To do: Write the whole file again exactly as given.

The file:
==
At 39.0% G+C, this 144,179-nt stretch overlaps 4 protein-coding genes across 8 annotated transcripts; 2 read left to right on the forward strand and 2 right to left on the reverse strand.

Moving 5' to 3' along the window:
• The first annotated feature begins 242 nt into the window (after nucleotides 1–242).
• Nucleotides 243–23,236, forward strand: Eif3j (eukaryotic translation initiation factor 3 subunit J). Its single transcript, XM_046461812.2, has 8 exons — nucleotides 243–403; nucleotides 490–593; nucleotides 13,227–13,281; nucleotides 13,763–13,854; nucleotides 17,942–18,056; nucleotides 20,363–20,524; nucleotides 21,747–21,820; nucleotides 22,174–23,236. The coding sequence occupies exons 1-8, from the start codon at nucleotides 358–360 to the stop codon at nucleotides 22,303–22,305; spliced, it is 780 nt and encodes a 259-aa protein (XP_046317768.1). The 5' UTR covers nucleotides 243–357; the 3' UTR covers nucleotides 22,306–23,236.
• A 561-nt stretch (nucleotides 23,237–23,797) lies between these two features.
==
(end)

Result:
At 39.0% G+C, this 144,179-nt stretch overlaps 4 protein-coding genes across 8 annotated transcripts; 2 read left to right on the forward strand and 2 right to left on the reverse strand.

Moving 5' to 3' along the window:
• The first annotated feature begins 242 nt into the window (after nucleotides 1–242).
• Nucleotides 243–23,236, forward strand: Eif3j (eukaryotic translation initiation factor 3 subunit J). Its single transcript, XM_046461812.2, has 8 exons — nucleotides 243–403; nucleotides 490–593; nucleotides 13,227–13,281; nucleotides 13,763–13,854; nucleotides 17,942–18,056; nucleotides 20,363–20,524; nucleotides 21,747–21,820; nucleotides 22,174–23,236. The coding sequence occupies exons 1-8, from the start codon at nucleotides 358–360 to the stop codon at nucleotides 22,303–22,305; spliced, it is 780 nt and encodes a 259-aa protein (XP_046317768.1). The 5' UTR covers nucleotides 243–357; the 3' UTR covers nucleotides 22,306–23,236.
• A 561-nt stretch (nucleotides 23,237–23,797) lies between these two features.